As a Bulls loyalist, these moves make me a little nervous because the Cavs biggest problems seemed to be poor roster construction, mostly necessitated by the big moves they made in making Love and LeBron Cavaliers, and chemistry, which was probably somewhat a function of the just mentioned poorly fitting roster. It's also possible that LeBron hasn't been at "Clear Best Player in the World" status this year because he was playing through injury. Once he returns from his time off resting his strained knee and back, it's possible world destroying Bron is back and that's frightening, especially with a better fitting and better overall roster around him. The East just got a little tougher to win, which sucks, but I still feel good about the Bulls chances, especially if Derrick Rose can get himself figured out by April and Joakim Noah can round into his usual presence as a postseason ninja warrior.

Ricky O'Donnell: It's pretty rare for a team with title aspirations to go out and acquire two new starters in January, but that's the way the season has gone for Cleveland. They had very obvious deficiencies on the defensive side of the ball even before Anderson Varejao's injury, and when he went down it basically became a formality they would be making a move.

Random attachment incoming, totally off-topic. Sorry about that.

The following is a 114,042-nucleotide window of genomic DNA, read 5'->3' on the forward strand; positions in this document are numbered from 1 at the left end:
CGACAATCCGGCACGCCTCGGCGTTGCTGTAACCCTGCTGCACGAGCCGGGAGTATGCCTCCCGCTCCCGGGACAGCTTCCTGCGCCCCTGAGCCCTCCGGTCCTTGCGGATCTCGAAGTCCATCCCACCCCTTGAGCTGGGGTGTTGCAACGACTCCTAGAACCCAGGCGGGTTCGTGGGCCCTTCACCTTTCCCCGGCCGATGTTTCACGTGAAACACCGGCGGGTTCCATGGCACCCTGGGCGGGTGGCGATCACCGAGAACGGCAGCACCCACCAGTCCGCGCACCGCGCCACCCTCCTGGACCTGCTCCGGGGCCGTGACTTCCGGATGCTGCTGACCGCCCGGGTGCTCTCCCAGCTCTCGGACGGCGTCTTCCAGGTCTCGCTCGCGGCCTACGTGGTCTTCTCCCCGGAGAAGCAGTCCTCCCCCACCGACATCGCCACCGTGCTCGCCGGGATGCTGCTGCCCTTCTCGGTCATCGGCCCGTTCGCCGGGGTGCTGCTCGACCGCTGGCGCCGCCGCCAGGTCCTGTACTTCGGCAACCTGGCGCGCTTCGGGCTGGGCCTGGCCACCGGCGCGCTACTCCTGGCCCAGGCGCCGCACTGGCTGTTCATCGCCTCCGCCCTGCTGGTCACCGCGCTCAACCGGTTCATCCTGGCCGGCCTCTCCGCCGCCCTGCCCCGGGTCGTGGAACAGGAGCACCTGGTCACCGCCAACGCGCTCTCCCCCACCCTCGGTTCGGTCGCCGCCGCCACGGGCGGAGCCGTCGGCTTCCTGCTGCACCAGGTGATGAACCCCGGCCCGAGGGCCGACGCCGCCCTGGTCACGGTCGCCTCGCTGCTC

I definitely think the Cavs got better. I believe in Shumpert even if the defensive numbers don't support the fact that he's a potential wing stopper. He's still a big, young, athletic wing. Remember, Rajon Rondo wasn't defending in a losing situation in Boston, either. I'm guessing Shumpert will be good there if he can return from this shoulder injury and stay healthy.

Mozgov is a solid addition, but they will have to just keep him on his man or at the rim instead of chasing around pick-and-roll ball handlers. Like Kevin said, I don't think he's a one-man wrecking crew defensively. I actually think J.R. will help too if only because on the night Cleveland traded Waiters, it started Matthew Dellavedova and Joe Harris in the backcourt. J.R. Smith is better than those dudes.

The pressure will be on Shumpert and LeBron to really start carrying the defense. LeBron definitely does not look like the same defender we saw in the 2011 Eastern Conference Finals, but there's probably a reason it looks like he's coasting right now. Dude has a lot of miles on him and knows what part of the season counts for real. I'm guessing LeBron still has plenty left in the tank, though, even if he's not capable of being the world wrecking defender we saw a few years back.

So here's my question: did the Cavs even improve enough to safely make it out of the first round? Do you guys think they will climb out of the No. 5 spot? If we assume the Bulls won't be the four seed, which of Toronto, Atlanta and Washington do you think would give Cleveland the toughest matchup in the first round?